US insists Boeing MAX OK

 

As Boeing faced market turbulence, the United States told airlines it was safe to fly 737 MAX 8 planes on Monday as investigators found two black box recorders that will help piece together the final moments of an Ethiopian Airlines jet before it plunged to the ground on Sunday.

China and Indonesia grounded their fleets of 737 MAX 8 aircraft earlier on Monday, citing safety concerns, contributing to a drop in Boeing Co shares that wiped billions of dollars off the market value of the world’s biggest plane maker.

Late on Monday, the U.S. Federal Aviation Administration issued a “continued airworthiness notification” to assure operators of the plane that it was safe to fly. It said it was collecting data on the crash and keeping in contact with international civil aviation authorities and would take immediate action if it identified any safety issues.

Southwest Airlines Co, which operates the largest fleet of 737 MAX 8s, said it remained confident in the safety of all its Boeing planes even as it received a rush of queries from customers wanting to know if they were booked to fly on a 737 MAX 8.

“Our customer relations team is responding to these customers individually, emphasizing our friendly, no-change fee policy,” the No. 4 U.S. airline said in a statement.

Investigators in Ethiopia found two black box recorders early on Monday that will help piece together the final moments of the plane before it plunged, trailing smoke and debris, and crashed killing 157 people. The disaster came just months after a jet of the same model came down in Indonesia killing 189 people.

The discovery of black box recorders means the cause of the crash may be quickly understood, as long as recordings are not damaged, although it typically takes a year for a full detailed investigation to be completed.

Boeing Chief Executive Dennis Muilenburg said he was confident in the safety of the 737 MAX in an email to employees which was seen by Reuters.

The Ethiopian Airlines 737 MAX 8 plunged into farmland minutes after take-off from Addis Ababa for Nairobi on Sunday.

“The plane was very close to the ground and it made a turn. We looked and saw papers falling off the plane,” Malka Galato, the farmer whose land the plane crashed on, told Reuters.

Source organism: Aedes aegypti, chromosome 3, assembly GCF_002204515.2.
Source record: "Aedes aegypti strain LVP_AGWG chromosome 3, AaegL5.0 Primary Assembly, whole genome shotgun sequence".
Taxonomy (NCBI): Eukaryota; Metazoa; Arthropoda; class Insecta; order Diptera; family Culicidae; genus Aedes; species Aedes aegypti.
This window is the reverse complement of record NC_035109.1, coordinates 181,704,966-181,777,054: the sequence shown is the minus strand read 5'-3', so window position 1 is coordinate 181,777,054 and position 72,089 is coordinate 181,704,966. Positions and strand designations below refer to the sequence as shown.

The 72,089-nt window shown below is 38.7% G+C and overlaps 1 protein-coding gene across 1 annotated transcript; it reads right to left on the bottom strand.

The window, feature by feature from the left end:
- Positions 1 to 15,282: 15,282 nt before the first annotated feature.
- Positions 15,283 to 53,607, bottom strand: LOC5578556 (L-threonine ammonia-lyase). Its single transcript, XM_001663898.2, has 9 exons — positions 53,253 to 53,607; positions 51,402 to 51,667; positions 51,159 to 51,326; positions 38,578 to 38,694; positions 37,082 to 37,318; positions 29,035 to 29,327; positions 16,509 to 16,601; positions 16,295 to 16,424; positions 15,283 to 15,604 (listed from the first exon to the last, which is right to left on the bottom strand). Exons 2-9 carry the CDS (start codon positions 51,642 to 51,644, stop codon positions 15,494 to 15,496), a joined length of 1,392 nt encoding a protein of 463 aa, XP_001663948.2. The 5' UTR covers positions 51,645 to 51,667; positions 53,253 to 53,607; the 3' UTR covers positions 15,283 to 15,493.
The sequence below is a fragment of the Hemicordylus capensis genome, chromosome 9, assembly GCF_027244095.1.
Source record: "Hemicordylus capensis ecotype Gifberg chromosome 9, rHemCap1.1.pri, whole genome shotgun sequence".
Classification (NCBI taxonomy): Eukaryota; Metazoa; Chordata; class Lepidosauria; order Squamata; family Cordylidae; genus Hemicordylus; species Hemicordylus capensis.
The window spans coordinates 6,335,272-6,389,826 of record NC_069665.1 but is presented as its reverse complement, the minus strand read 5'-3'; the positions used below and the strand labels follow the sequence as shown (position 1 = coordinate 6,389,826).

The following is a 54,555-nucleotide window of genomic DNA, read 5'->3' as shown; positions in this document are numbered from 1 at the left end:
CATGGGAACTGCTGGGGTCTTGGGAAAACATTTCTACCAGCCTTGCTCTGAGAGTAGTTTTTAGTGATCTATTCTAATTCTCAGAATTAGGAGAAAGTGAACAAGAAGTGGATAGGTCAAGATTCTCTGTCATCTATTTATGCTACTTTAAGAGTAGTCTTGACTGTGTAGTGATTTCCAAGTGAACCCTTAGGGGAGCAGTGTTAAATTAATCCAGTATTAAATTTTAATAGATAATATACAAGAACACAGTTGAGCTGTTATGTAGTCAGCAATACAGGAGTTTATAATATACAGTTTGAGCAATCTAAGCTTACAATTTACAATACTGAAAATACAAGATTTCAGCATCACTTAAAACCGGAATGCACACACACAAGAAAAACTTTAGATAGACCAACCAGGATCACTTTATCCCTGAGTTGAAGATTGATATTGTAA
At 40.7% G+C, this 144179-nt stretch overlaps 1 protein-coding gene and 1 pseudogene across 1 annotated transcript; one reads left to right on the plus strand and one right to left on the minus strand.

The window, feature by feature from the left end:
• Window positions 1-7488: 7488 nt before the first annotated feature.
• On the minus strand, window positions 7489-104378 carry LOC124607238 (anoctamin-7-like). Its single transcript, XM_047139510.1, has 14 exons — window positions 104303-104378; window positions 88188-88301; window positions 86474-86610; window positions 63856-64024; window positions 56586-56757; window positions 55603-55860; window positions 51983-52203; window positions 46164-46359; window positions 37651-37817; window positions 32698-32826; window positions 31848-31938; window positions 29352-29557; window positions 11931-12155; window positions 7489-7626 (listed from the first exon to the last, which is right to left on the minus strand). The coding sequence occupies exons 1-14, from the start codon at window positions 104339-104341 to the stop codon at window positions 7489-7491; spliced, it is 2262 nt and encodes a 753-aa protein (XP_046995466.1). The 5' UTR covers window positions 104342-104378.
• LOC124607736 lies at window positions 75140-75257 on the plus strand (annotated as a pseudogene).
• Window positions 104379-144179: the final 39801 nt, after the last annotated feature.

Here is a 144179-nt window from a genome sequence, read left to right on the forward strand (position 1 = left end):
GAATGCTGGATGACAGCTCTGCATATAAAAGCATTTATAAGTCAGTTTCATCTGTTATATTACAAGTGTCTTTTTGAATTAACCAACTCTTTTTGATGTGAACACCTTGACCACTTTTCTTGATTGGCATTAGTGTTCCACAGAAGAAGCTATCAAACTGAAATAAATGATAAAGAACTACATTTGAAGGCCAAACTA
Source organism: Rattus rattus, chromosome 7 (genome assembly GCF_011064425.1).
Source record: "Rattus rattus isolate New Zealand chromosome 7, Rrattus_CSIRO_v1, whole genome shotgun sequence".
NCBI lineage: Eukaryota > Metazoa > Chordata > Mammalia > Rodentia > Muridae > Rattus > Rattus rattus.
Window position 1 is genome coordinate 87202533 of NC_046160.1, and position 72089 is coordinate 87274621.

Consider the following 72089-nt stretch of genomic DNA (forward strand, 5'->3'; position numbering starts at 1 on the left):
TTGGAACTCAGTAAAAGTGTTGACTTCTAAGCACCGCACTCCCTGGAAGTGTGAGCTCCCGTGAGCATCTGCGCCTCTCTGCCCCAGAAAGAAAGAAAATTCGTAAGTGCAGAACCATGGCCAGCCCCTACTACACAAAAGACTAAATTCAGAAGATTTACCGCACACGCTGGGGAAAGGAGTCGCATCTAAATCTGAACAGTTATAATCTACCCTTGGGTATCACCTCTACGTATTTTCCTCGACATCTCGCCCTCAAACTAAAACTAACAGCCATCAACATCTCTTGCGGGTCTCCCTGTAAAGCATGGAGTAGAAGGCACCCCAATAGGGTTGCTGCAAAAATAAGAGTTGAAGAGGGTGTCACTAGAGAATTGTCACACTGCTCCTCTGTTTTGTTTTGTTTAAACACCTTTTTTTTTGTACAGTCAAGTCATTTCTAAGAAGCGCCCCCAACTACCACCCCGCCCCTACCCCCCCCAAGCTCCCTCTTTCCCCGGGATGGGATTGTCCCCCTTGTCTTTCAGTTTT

“Cows that were grazing in the fields ran in panic … There was smoke and sparks coming from the back of the plane.”

The plane tried to climb but failed, then swerved sharply trailing white smoke and objects including clothes before crashing, said farmer Tamirat Abera.

The victims came from more than 30 countries, and the United Nations said they included 21 members of its staff. The UN had earlier said 22 of its staff were on board.

The 737 line, which has flown for more than 50 years, is the world’s best-selling modern passenger aircraft and viewed as one of the industry’s most reliable.

The new MAX 8 variant, with bigger engines designed to use less fuel, entered service in 2017. By the end of January this year, Boeing had delivered 350 of the new jets to customers, with another 4,661 on order, and they could become the workhorses for airlines around the globe for decades.

Various worried nations took swift action after the crash.

Ethiopian Airlines, which has four other 737 MAX 8 jets, said it was grounding them as a precaution. China also ordered its airlines to suspend their 737 MAX 8 jets.

Noting that the accidents involving newly delivered planes had both taken place shortly after take-off, the Civil Aviation Administration of China (CAAC) said it would notify airlines when they could resume flying the jets, after contacting Boeing and the U.S. Federal Aviation Administration (FAA).

The crash may scupper a potential commitment by China to buy more Boeing-made aircraft as part of a deal being negotiated to end a months-long trade war between China and the United States.

Indonesia, where a Lion Air 737 MAX 8 went down in October, said it would temporarily ground the model for inspection.

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